Most recently, through a three-year partnership with the Youth Violence Reduction Partnership of Philadelphia, we have begun offering a nine-month part-time job and training program, called The Guild, that will pay up to 40 youth partners ages 19-24 to work for 20 hours per week on our Mural Repair Crew. They will be trained in industries that connect with Mural Arts activities — basic painting, sealing, stucco, and brick wall repair and preparation; landscaping, cleaning and lot reclamation; conservation; and the creation and restoration of murals.

The foundation of this ever-evolving work is our belief that the key to disrupting the cycle of crime and violence that plagues our communities is to provide meaningful opportunities to those individuals who have made mistakes. By providing opportunities for inmates and ex-inmates to participate in large-scale public art projects, create their own personal art projects, and find gainful employment just as they are poised to be released from prison or detention centers, we have established firm, encouraging footholds on which these participants can build anew. We have strived to go beyond walls and beyond paint to create a formalized curriculum and work programs with a lasting impact, hoping to inspire a cultural shift from fear and restraint to repair and redemption.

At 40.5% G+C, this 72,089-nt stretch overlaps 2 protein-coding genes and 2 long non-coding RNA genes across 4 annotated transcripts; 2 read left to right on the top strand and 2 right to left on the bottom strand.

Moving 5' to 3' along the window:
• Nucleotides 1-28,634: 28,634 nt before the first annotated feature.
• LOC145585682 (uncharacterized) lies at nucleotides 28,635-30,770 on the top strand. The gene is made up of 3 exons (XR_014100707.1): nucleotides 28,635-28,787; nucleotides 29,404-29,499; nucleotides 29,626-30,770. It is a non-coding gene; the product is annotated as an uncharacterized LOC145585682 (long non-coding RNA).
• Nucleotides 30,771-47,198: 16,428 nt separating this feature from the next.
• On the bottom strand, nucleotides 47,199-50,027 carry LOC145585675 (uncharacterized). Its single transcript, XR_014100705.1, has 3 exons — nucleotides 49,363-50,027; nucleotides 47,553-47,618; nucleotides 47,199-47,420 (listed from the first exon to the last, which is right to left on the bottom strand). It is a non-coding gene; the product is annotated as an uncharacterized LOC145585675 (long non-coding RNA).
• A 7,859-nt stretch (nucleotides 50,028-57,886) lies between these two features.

Some may always struggle, sadly, but many more simply need an open door through which they can re-enter the world with respect, concern, awareness, and a second chance. The criminal justice system can and should function as a vehicle for healing and restoration. Because in the long run it is too difficult, too unhealthy, and too expensive to build inroads to rehabilitation and change from the raw material of anger and vengeance. In an atmosphere of isolation, among the countless narratives of personal struggle, Mural Arts and our partners are determined to work tirelessly to locate that spark of hope that will ultimately ignite transformation and change.

For more information about Mural Arts and the variety of programs they offer, visit www.muralarts.org or contact Jane Golden at This email address is being protected from spambots. You need JavaScript enabled to view it..